Attack Force Z
directed by Tim Burstall
starring Mel Gibson, Sam Neill, John Phillip Law
War may be hell, but the movie industry loves it. This 1981 Australian action film helped put Mel Gibson on the map as a solid actor from down under. He had already made Mad Max and was now working constantly. In addition to this pot-boiling war movie he had time for Gallipoli and Road Warrior. Today he’s a commando in the Australian Special Forces. He and four buddies are sent behind enemy lines to recover survivors of a plane crash. One is a top Japanese official defecting with some ill-defined information to end the war. A submarine surfaces, and 5 commandos move in stealthily on kayaks. Stakes are established quickly; one them is injured and quickly shot to avoid spilling the mission. The remaining guys hook up with some locals, and almost complete the mission. It’s a downer ending without any irony or antiwar message.
There’s plenty of tension and a wobbly romance between a commando and a local woman threatens the mission. But mostly we see tension as the team slips by oblivious Japanese soldiers. Our commandos use a dragon festival to almost escape but an alert Japanese’s officer notices a western pair of boots and then the real battle begins. Frankly, if all Japanese soldiers had been as lousy with a gun as these guys were, the war would have lasted about a week. Even with some help from local resistance farmers, the Japanese lost about 20 men per good guy shot.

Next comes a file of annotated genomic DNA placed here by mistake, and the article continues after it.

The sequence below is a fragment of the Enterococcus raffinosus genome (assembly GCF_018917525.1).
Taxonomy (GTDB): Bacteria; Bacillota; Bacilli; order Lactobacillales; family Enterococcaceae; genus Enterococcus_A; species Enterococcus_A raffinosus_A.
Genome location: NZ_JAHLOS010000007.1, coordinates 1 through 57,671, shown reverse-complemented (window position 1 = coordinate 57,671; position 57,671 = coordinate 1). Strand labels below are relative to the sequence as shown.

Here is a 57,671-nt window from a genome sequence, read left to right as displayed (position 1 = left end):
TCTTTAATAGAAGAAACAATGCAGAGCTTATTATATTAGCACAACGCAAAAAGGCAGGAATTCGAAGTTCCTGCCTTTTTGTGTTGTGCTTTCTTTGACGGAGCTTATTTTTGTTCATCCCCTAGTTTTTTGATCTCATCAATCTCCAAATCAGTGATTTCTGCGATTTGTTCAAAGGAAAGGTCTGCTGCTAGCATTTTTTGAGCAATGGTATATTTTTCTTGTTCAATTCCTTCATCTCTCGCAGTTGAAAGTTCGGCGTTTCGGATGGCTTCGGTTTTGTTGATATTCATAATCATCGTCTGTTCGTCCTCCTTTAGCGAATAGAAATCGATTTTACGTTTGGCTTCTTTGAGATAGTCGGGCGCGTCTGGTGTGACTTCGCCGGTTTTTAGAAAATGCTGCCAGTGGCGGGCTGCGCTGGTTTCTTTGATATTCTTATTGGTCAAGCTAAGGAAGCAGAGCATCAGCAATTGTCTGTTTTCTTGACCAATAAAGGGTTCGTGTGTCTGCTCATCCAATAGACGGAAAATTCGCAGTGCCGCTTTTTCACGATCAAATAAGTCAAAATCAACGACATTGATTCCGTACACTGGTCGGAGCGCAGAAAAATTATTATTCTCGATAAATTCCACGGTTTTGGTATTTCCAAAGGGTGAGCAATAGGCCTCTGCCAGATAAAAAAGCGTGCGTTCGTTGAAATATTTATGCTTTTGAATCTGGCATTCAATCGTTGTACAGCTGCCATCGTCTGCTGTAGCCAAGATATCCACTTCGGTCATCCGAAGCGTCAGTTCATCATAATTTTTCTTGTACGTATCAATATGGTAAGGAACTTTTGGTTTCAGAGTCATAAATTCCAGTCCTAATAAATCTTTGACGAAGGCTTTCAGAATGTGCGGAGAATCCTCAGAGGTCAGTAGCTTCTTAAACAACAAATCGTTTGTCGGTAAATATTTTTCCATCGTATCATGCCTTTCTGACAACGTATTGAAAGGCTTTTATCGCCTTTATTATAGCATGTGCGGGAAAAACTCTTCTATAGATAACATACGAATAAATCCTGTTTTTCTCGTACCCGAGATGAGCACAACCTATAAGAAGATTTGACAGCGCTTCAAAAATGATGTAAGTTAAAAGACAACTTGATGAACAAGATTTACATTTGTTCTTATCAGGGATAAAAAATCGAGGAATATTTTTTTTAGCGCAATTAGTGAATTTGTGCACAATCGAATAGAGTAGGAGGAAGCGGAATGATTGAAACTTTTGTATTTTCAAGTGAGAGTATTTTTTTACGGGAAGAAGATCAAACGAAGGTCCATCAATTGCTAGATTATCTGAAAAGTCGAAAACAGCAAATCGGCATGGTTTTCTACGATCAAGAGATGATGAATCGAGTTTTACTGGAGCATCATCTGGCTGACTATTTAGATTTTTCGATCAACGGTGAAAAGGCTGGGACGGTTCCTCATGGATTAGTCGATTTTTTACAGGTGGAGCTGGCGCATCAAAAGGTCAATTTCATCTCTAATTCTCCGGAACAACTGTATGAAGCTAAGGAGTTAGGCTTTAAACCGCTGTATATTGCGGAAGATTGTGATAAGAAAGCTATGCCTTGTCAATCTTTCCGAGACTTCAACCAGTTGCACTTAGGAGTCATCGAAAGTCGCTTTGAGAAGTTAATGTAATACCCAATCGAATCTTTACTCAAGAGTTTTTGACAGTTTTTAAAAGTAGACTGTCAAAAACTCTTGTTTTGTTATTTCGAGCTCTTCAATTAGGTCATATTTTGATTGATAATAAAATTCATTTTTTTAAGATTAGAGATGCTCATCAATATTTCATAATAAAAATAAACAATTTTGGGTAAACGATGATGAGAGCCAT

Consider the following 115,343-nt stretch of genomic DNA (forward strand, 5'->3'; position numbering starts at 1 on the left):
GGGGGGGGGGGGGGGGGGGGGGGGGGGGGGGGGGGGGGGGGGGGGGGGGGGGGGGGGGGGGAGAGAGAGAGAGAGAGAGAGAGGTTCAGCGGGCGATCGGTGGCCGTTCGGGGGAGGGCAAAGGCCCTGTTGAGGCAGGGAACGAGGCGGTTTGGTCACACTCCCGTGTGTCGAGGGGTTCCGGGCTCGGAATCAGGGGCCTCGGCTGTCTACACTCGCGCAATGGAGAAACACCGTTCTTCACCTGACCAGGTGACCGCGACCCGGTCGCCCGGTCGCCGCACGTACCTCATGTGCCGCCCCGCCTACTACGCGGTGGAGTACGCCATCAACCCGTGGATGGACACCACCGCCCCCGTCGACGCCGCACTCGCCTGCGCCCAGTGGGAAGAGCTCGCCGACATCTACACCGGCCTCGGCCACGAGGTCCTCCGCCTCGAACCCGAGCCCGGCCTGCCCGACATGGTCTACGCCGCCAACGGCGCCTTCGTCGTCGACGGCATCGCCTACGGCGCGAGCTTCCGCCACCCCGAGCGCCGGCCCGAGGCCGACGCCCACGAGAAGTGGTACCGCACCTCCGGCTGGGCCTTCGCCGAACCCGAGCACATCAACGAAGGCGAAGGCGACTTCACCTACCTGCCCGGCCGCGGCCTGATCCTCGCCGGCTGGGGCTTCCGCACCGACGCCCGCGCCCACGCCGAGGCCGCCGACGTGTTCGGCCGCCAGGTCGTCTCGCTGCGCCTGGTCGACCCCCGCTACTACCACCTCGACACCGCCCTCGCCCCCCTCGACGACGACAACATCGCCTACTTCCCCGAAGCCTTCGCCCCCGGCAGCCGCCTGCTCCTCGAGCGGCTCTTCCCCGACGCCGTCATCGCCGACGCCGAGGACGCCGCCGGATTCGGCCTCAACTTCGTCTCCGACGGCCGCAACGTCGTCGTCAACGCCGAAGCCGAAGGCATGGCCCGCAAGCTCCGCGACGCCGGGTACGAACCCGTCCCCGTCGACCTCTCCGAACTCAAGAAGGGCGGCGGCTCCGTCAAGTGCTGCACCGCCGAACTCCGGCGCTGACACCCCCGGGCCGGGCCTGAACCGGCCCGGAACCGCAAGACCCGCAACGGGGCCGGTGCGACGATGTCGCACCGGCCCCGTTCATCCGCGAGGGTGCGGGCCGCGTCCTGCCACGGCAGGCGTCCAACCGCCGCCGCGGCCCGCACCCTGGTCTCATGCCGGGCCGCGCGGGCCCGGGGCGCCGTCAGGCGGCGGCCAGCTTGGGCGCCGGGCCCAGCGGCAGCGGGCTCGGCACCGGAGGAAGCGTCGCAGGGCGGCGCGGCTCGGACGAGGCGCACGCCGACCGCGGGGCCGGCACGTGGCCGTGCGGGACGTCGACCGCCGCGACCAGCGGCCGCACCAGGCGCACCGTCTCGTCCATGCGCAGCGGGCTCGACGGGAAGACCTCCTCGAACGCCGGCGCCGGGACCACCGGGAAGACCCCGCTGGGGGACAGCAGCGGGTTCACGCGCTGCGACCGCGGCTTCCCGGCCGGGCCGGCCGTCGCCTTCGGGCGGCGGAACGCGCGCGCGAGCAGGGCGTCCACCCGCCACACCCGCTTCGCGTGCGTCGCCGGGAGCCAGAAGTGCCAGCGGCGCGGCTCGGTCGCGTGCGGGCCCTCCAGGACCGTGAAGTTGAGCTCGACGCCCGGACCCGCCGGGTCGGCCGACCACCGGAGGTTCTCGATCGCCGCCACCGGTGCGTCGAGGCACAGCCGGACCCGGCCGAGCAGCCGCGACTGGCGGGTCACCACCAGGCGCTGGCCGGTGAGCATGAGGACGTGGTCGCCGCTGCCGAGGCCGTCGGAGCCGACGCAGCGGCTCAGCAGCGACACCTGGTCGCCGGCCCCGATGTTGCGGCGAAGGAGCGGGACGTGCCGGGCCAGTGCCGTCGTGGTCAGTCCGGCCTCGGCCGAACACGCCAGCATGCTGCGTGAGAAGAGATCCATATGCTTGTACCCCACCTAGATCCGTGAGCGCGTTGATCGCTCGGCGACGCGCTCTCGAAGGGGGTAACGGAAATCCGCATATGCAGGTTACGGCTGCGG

So, is this worth watching? According to my favorite movie site, its scores a solid five and change landing it squarely below “must see because its good” and well above a “so bad its good” campy contender. The action sequences are well shot, Gibson and team are certainly exciting soldier actors, and the mission plausible (and based on a real story). Downsides are the weak and unconvincing romance, the ineptness of the Japanese actor-troops, and the downer ending. Specific features are limited, and while this is a competent action adventure shoot em up, its not outstanding. In an era that gave us Das Boot, Sophie’s Choice and The Last Metro it’s not that compelling a story, but it does have nearly a half hour of extras and supporting actors grabbing blood packs, screaming, and falling over. And I’m not saying anything is wrong with watching that.